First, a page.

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U.S. Senator Jon Tester

Budget Floor Speech
October 29, 2015
Mr. / Madame President, I rise to address the frustrating situation that has brought us here today.
For months, I have been calling on Congress to come to the middle and negotiate a responsible
budget deal that works for the American people.
But, time and time again - whether it was in the Appropriations Committee or on the Senate floor members of this body refused to have a conversation about how to do that.
They dug their heels in and said, No. Its my way or the highway.
Now here we are down to the wire, and they finally realize sequestration is damaging. Its something
weve been saying from day one.
Unfortunately, it cost the Speaker of the House his job, it wasted months of time, and it continued to
erode whats left of the faith the American people have in Congress.
Coming from Montana this is incredibly frustrating.
Folks back home, theyre reasonable. They talk to their neighbors, even if they dont agree with them.
They compromise, negotiate, and they give a little and get a lot.
This body could learn a lot from my constituents.
The Senate was designed to be deliberative. Its supposed to be a place where conversations and
compromise happen.
Where we reach across the aisle and partner with our colleagues who we might not always agree
That kind of bipartisanship requires more time, harder work and tough conversations.
Sure, its a lot easier to scream and yell at each other so the Super PACs and millionaires that fund
too much of our politics these days know we didnt back down.
But at the end of the day, that doesnt move the country forward. And unfortunately that is whats
happened this year.
Had we started these budget negotiations back in July, when ten moderate members of this body first
rang the alarm, we wouldnt be in a last minute scramble today.
Im disappointed in this body.
The only time folks are talking to one another is when there is a crisis. The only time folks are
working together is when we are faced with fiscal cliffs, economic meltdowns, and catastrophes.

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I hope we all realize that Congress is the only place in the country that operates like this.
Businesses and families plan, they talk, and they certainly dont wait until the last minute to get their
financial house in order.
So why does it take an emergency for Congress to govern? Why does it take a looming deadline for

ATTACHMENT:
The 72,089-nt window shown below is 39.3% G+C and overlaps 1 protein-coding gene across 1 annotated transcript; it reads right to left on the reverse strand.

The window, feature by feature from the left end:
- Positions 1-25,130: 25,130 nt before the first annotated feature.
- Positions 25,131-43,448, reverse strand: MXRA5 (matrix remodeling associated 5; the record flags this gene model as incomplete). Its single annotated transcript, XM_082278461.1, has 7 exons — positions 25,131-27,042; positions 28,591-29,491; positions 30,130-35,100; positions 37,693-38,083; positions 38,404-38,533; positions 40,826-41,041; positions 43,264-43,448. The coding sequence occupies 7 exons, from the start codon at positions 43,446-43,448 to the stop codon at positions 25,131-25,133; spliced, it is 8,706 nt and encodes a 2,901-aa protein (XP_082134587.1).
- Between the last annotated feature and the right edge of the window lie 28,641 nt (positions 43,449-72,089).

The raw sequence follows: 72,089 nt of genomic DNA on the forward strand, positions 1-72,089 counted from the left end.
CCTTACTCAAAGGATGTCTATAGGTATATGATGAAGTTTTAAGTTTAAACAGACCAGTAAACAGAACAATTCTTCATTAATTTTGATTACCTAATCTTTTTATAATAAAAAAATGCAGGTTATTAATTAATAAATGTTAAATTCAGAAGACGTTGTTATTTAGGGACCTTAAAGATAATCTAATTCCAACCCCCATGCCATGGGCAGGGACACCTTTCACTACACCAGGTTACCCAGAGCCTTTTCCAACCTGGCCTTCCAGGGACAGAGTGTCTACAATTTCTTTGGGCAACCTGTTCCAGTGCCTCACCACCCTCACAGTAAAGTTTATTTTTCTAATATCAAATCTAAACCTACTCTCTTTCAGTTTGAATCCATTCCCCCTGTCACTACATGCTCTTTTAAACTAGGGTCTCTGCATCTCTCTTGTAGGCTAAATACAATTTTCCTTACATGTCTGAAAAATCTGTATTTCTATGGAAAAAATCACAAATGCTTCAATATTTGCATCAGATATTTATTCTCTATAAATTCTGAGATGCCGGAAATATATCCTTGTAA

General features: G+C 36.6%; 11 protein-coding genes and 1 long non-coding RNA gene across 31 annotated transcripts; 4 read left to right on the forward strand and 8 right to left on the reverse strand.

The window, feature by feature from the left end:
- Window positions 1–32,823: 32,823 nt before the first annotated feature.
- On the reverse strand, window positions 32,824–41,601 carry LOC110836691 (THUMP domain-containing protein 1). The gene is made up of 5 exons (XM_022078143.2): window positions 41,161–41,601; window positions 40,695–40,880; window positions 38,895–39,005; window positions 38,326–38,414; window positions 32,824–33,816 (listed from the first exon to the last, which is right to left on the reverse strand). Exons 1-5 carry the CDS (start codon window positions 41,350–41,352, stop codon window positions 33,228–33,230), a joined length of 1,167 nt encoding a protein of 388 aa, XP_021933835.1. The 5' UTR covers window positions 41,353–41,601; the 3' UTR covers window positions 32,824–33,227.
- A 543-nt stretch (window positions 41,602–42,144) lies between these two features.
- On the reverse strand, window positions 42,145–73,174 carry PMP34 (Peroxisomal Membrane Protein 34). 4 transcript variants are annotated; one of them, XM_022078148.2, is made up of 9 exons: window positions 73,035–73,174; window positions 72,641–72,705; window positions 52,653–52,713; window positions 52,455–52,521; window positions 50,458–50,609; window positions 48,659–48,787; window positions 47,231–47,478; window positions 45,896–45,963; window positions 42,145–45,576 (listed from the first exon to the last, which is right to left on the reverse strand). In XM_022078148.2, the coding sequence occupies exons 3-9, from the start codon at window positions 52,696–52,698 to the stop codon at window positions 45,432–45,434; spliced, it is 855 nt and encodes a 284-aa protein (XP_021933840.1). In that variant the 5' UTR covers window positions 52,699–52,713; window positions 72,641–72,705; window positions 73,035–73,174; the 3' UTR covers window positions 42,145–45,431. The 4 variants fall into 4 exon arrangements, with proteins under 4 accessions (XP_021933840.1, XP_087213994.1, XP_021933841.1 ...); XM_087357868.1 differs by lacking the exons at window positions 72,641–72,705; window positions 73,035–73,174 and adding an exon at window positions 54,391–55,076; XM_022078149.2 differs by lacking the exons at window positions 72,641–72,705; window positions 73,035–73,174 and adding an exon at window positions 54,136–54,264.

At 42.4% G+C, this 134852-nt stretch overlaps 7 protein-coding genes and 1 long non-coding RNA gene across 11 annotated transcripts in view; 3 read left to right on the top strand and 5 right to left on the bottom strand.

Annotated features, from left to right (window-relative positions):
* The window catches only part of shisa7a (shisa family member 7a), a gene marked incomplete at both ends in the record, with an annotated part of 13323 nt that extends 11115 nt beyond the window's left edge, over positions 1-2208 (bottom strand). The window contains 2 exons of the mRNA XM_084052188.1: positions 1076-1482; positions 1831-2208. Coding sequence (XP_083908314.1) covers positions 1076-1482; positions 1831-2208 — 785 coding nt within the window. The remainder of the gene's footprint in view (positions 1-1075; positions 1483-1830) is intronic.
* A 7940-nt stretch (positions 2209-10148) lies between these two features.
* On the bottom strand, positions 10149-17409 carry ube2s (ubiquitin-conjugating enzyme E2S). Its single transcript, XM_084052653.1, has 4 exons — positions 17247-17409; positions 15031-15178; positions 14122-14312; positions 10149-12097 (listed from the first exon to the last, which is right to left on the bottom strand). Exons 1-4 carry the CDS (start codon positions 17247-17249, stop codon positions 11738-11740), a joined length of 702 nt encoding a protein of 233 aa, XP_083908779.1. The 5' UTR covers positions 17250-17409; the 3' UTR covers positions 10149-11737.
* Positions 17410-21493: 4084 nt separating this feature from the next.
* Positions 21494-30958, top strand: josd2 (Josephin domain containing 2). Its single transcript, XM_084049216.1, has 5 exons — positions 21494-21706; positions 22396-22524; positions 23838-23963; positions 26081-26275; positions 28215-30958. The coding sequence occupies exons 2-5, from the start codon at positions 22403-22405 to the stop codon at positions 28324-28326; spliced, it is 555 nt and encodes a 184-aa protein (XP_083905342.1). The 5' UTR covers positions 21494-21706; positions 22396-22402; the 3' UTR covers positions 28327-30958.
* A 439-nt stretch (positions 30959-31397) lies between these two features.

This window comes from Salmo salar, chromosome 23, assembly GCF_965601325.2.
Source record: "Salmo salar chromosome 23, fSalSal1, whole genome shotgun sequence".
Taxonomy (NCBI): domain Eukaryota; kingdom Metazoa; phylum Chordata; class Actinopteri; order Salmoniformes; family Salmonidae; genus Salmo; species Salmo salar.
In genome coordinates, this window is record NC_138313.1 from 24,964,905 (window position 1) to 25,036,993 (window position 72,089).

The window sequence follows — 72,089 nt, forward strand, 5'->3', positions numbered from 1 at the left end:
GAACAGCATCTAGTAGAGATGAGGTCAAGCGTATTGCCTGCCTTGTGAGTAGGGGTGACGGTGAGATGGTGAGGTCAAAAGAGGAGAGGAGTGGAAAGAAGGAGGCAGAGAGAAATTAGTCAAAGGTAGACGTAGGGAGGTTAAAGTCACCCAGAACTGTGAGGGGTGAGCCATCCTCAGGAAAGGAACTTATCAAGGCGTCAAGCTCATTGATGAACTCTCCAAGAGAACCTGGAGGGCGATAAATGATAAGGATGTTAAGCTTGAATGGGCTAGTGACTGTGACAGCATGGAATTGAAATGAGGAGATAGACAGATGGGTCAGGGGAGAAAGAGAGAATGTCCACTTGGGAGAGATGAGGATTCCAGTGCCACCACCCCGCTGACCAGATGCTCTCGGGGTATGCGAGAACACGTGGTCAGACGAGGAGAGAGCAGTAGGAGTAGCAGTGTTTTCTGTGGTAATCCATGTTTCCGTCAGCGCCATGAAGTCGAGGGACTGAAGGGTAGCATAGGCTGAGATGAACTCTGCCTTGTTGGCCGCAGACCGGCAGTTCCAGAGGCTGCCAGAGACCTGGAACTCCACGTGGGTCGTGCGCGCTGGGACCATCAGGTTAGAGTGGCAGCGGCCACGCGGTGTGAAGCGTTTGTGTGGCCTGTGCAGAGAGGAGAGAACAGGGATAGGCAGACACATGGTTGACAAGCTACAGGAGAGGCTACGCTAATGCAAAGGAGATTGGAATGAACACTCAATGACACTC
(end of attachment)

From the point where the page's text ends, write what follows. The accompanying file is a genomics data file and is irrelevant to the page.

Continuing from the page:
folks to come to their senses and do their jobs?
Its because the voices in the middle are getting drowned out by the voices on the fringes. We have
become afraid of compromise. In many circles its a dirty word, one that should never be uttered.
So here we are. Its just a few days before we default on our debt and weve wasted so much time.
Our inability to tackle these issues earlier in the year caused the appropriations process to break
It caused an unnecessary veto of the Defense Authorization bill something our troops are waiting
for us to resolve while they stand on the front lines.
I know this budget deal isnt perfect. But its the product of compromise, however last minute it may
be, and however limited the ability of Senators to weigh-in on it is.
By raising the debt ceiling, we will prevent interest rates from skyrocketing and the value of the dollar
from plummeting.
By ending the sequester, we will do away with the severe budget cuts that were hurting our veterans,
seniors, students, and working families.
We will shore up Social Security and allow ourselves to make responsible investments in our national
security, education, health care and public lands.
And it reduces a massive premium hike that was scheduled to impact 46,000 Montana seniors who
use Medicare for their health insurance. This legislation will keep those premiums more manageable.
Those accomplishments are critically important to our economy and they are worthy of the Senates
But as with anything that comes together at the last minute, there are provisions that I dont like things that could have been fixed had we taken more time to negotiate.
Take for instance the budgets impact on rural hospitals. There are provisions in here that could
severely limit access to rural health care.
I am committed to addressing those concerns in the upcoming appropriations process, because folks
in Montana and other rural states shouldnt have to drive hundreds of miles to see a doctor.
Like I said, this budget isnt perfect. And the most disappointing thing is that it could have been so
much better.
But the spirit of compromise that got us here today cant just be used when our toes are hanging off a
cliff, it needs to exist every day in every conversation in this body.

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I know that there will always be those who refuse to get off of their ideological soapbox and who like
to watch as others do the hard work of governing.
But those folks usually dont last long with my constituents.
Mr. / Madame President, I yield the floor.

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